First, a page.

Car insurance companies will consider your credit when you’re buying a policy, but car insurance does not build credit or affect your credit score
That said, most insurers allow you to pay your premiums with a credit card
If you choose to pay your car insurance with a credit card, it’s essential that you make your credit card payments on time, or else you risk hurting your credit score and paying steep interest rates
When you buy car insurance, an insurance company will typically check your credit score in order to help calculate what the cost of your car insurance premium will be. They will combine your credit score with a variety of other factors, like your age, the make and model of your car, and what ZIP code you live in, to determine your car insurance quote. If you have bad credit, your rates will be higher, and the insurance company could potentially decide to not insure you at all.
When you make scheduled payments, like on a car loan, you build up credit. So it’s fair to wonder if your regular car insurance payments also build credit. The answer falls into a bit of a grey area — car insurance does not build credit, however if you pay your premiums with your credit card, your car insurance payments will ultimately affect your credit score.
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Yes — most major car insurance companies give you the option of paying your car insurance premiums with a credit card. You can pay with a one time charge to your credit card, or you can set up automatic payments from your credit card.
You can also pay your car insurance in other ways:
Most insurers give you the option of paying your car insurance either monthly, bi-anually, or annually. Some car insurance companies will charge a fee if you use a credit card, however most insurers offer a discount if you pay your car insurance in full, meaning you’d pay a full year of car insurance premiums upfront.
Although car insurance companies will do what’s called a “soft inquiry” to check your credit, that’s the only time your credit intersects with your car insurance. Unlike loans, car insurance does not build credit or affect your credit whatsoever. Car insurance companies do not report to the credit bureaus, and the “soft inquiry” they conduct if they check your credit score won’t affect your credit like the credit check a lender conducts when you apply for a loan. That said, if you do pay your car insurance with your credit card, like any purchase you make or bill you pay with your credit card, it will affect your credit score. It’s important to know that when you are putting your car insurance on your credit card, it is essential that you make your credit card payments on time.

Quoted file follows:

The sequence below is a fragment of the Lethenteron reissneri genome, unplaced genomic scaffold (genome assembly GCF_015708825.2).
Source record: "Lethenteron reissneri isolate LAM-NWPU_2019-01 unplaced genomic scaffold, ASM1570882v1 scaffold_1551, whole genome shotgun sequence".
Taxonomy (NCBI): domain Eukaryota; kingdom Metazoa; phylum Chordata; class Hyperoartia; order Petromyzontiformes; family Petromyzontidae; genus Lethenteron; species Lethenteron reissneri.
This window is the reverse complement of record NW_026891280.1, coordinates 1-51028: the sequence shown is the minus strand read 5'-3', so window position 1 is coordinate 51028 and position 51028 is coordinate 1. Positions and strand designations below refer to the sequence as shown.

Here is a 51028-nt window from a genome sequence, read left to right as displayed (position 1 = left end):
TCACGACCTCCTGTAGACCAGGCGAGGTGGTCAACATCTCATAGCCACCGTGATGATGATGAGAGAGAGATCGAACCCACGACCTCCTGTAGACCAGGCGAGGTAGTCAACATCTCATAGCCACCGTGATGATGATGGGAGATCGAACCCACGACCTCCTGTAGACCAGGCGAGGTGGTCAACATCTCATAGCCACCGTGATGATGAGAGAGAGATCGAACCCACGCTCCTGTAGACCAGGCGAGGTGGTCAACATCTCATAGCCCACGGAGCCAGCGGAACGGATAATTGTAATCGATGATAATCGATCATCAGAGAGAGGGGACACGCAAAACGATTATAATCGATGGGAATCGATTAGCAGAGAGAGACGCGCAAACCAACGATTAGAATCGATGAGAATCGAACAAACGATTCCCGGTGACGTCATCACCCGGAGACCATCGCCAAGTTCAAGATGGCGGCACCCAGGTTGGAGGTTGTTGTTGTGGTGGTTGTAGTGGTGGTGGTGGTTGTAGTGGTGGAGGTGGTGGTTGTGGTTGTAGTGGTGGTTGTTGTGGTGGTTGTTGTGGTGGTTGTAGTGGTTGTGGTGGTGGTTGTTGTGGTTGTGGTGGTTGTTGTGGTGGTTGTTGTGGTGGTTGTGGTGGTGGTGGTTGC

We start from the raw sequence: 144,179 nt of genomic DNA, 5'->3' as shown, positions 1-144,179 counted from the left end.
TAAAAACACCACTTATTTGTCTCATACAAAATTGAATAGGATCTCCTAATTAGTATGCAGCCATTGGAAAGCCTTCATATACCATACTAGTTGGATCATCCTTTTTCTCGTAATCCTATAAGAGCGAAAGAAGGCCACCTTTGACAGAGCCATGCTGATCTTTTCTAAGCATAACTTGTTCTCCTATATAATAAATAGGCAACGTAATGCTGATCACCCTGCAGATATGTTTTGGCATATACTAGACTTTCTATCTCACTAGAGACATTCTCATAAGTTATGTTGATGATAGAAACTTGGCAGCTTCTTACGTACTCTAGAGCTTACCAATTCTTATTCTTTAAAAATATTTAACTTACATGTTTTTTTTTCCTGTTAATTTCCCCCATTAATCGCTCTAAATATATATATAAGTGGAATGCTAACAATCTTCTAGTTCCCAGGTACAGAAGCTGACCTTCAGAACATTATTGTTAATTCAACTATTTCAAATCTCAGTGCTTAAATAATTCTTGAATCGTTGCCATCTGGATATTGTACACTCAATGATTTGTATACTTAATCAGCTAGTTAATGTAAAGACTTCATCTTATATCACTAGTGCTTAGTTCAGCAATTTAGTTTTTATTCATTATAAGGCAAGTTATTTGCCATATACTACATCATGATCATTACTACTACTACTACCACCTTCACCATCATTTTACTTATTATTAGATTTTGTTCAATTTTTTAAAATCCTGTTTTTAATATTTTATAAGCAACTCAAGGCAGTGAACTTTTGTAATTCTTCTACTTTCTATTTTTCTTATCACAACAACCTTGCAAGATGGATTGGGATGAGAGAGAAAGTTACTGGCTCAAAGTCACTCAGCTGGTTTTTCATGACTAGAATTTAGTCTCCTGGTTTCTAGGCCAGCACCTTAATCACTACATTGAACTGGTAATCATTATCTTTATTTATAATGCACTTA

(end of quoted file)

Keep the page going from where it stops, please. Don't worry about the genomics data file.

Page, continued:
If you don’t make your payments on time, you risk having to pay interest on your credit card, which can be as high as 20%. However, if you do make your payments consistently on time, then putting your car insurance on your credit card and subsequently paying it off each month could help your credit score.
In addition to building credit, putting your car insurance on your credit card can also benefit you in other ways.
While applying for car insurance doesn’t affect your credit score, paying your car insurance on your credit card could potentially land you in hot water. If you miss a payment, it’s going to affect your credit. Because credit cards have very high interest rates, you could potentially harm your credit score and put yourself into debt if you put your car insurance payments on your credit card and don’t pay them off in time.
Paying your car insurance on your credit card could also mean extra fees. If you sometimes miss payments or don’t have a great credit score, it’s probably better to find a different way to pay your car insurance.
About the author
Kara McGinley is an Insurance Editor at Policygenius. She previously worked as a freelance writer and a copywriter for various startups. Her work can be found in Teen Vogue, The Culture Crush, Mask Magazine, and more.
Policygenius’ editorial content is not written by an insurance agent. It’s intended for informational purposes and should not be considered legal or financial advice. Consult a professional to learn what financial products are right for you.
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